Absolutely nobody emerges well from the Roast Busters under-age sex scandal. Not, most importantly of all, the four traumatised 13 to 15-year-old girls who have been identified as victims. Not the reviled young predators who bragged about getting girls drunk and having sex with them. Not the police who now face uncomfortable questions about their attitude to crimes of this nature, as well as their operational efficiency. And not the grandstanding politicians who clambered over each other to refer the handling of the case to the Independent Police Conduct Authority.

Much of the attention has, quite rightly, focused on the police. In the first instance, there was clearly a lamentable communication breakdown over the formal complaint made two years ago by one of the four girls who spoke to the police. For several days, Detective Inspector Bruce Scott insisted no such complaint had been made and that the police's hands were, therefore, tied.

This view was later reiterated by the Waitemata district commander, Superintendent Bill Searle, only for him later to say that when first briefed on the investigation, he was told no original complaint had been laid.

Given the Roast Busters' alleged behaviour, it seems extraordinary that this incorrect information could have found its way up the command chain. That, in turn, raises questions about how seriously the girls' claims were treated.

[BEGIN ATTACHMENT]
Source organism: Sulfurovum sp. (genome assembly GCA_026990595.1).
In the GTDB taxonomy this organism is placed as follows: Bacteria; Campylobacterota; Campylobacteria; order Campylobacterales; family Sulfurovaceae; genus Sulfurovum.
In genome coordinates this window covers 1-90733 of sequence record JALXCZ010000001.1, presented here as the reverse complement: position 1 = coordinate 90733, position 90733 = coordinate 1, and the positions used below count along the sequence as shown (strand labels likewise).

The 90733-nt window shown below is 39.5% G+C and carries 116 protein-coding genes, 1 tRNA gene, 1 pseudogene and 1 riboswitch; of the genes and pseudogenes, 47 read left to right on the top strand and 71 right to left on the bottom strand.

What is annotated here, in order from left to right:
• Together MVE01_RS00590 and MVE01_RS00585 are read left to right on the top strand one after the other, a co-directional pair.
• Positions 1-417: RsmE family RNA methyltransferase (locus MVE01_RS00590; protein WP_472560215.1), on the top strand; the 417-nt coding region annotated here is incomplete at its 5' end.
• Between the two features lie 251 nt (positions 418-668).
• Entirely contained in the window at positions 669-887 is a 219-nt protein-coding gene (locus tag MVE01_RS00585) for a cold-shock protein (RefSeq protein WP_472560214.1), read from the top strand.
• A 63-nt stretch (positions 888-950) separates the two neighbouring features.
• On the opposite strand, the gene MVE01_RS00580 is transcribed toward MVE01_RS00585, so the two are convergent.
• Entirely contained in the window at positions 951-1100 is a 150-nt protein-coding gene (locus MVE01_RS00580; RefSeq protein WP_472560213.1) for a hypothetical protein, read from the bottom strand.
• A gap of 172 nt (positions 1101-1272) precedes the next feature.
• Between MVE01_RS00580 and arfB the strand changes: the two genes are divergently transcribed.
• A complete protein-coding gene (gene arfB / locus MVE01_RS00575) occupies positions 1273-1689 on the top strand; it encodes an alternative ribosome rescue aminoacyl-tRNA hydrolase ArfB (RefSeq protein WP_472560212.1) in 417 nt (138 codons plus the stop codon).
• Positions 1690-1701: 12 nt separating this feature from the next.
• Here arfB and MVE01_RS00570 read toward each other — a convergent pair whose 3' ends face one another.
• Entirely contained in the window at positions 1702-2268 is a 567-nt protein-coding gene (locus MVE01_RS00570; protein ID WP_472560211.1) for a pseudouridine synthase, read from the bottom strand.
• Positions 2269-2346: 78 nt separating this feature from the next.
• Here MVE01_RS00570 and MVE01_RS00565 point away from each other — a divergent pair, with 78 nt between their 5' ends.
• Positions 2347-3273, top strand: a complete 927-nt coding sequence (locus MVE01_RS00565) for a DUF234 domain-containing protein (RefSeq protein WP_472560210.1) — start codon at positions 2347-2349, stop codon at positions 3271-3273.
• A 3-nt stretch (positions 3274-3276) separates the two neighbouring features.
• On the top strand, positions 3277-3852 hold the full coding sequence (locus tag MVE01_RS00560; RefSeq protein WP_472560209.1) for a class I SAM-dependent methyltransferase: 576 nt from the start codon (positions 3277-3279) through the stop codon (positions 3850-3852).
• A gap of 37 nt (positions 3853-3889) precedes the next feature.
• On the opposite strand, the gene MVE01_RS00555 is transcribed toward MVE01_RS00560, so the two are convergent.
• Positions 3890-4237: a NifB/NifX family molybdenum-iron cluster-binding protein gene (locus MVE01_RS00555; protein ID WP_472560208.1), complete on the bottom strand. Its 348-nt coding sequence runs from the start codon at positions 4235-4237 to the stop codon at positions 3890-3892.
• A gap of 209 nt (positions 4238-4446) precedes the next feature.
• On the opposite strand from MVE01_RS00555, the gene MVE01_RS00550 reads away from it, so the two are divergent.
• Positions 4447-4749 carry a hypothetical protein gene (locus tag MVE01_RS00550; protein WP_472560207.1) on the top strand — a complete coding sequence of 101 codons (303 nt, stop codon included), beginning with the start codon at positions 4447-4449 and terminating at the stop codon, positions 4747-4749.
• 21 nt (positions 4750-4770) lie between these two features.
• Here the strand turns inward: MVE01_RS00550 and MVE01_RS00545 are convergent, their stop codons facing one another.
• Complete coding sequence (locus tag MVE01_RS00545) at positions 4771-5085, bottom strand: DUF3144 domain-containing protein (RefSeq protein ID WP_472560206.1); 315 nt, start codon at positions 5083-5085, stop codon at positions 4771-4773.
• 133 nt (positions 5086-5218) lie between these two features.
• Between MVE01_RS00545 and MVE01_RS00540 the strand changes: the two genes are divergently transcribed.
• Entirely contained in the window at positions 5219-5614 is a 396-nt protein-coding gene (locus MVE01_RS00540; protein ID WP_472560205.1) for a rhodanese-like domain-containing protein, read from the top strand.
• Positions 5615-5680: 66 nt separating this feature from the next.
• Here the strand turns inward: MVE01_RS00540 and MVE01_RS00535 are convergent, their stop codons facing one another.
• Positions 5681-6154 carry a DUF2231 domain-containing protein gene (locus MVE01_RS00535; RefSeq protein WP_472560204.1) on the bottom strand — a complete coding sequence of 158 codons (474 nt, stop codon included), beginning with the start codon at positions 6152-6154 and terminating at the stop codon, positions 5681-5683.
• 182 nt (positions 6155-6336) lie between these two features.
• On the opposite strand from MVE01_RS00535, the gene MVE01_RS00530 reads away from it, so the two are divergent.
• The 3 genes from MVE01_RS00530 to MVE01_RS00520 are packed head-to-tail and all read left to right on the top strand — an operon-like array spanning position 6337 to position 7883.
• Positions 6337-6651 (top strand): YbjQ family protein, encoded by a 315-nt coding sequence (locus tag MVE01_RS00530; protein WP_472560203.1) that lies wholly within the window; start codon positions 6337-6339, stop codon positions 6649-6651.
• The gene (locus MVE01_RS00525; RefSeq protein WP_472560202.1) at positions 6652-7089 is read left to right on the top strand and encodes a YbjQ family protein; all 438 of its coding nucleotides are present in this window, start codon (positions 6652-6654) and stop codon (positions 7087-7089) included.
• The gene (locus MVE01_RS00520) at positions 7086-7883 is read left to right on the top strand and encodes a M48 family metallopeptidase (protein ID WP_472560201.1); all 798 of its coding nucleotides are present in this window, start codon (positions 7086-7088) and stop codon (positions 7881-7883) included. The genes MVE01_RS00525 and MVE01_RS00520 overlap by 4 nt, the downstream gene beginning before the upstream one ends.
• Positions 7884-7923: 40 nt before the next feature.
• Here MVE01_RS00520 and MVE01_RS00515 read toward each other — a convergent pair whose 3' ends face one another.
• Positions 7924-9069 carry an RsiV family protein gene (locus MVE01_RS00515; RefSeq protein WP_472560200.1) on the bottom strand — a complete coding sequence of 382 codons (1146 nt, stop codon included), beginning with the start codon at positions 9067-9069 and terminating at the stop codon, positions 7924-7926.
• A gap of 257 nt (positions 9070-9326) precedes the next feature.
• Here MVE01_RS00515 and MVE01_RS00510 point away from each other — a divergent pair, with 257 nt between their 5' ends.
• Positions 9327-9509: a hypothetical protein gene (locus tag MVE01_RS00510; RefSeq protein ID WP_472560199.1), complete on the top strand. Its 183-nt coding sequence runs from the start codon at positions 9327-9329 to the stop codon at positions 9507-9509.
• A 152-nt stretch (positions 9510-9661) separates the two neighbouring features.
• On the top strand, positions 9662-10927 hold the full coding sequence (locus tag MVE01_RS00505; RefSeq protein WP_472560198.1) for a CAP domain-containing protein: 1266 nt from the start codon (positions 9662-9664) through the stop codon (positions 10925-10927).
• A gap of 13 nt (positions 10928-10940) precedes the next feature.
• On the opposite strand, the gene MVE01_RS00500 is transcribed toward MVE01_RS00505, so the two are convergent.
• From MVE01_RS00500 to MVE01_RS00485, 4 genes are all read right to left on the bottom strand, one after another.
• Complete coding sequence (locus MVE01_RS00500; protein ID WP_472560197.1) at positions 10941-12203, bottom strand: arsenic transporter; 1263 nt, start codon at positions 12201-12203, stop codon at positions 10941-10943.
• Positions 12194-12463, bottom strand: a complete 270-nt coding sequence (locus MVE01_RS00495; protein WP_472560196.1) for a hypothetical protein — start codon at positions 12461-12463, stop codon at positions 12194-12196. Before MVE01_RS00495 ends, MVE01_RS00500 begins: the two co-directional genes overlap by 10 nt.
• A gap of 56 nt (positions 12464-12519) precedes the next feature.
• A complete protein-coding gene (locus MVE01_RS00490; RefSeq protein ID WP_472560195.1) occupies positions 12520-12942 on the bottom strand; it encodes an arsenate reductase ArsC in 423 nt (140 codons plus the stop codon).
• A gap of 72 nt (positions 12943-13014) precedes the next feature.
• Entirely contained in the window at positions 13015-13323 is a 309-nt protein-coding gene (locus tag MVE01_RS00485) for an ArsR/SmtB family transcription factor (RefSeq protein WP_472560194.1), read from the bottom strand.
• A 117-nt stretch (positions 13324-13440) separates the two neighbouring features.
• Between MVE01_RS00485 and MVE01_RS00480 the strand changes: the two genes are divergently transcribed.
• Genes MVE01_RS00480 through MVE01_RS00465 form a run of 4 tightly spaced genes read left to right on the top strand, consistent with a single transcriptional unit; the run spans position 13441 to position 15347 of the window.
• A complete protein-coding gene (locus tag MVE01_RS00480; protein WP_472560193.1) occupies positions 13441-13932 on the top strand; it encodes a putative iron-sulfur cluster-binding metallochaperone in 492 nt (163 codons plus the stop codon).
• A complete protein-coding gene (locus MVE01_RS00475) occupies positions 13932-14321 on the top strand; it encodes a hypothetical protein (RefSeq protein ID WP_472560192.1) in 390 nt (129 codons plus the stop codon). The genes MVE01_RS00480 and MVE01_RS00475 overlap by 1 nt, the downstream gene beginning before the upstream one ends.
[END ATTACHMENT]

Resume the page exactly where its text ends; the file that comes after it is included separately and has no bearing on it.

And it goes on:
Of further concern is the complainant's view that the police's line of questioning had focused on irrelevancies such as the clothes she was wearing and why she had chosen to go out with the group.

In a damning 2007 report, Dame Margaret Bazley talked of the need for changes in the police's attitude and behaviour, not least the eradication of a culture of scepticism when dealing with complaints of sexual assault. She was not, however, convinced that the force could sustain the necessary impetus to change its culture. Resistance could be expected from some old-school senior staff. The handling of the Roast Busters can only suggest her misgivings about the commitment to change were well founded.

It may be, as the police suggest, that even with a formal complaint, there might not have been enough evidence to take the case to court. The group's boasting on its Facebook page does not necessarily represent conclusive proof. But the serious nature of the activity - the formal complaint, after all, came from a 13-year-old - should have meant that even if charges could not be laid, the police should have intervened in some way. This could have involved a clear warning to the group's members, a watch being kept on them, or the publicising of their activity, so that parents would be alerted and young women could take steps to ensure their safety. As events transpired, it fell to the media to give the Roast Busters' victims the attention they deserve.

Politicians were unable to resist the temptation to become involved. When it suits them, they are quick to note that they cannot interfere in police operations. That was not going to stop them on this occasion. Nor was the fact that the Independent Police Conduct Authority was set up as a recourse for victims. First, Labour's police spokeswoman, Jacinda Ardern, proclaimed her party would lay a complaint with the authority over the handling of the girl's complaint. Then, citing the need for the public to have confidence in the police, the Police Minister, Anne Tolley, followed suit.

That confidence cannot but have been badly dented. Electing effectively to monitor the situation was a totally unacceptable way to address the serious criminal offences alleged by under-age girls. Both the 13-year-old, the other victims and the public deserved far, far better.

Debate on this article is now closed.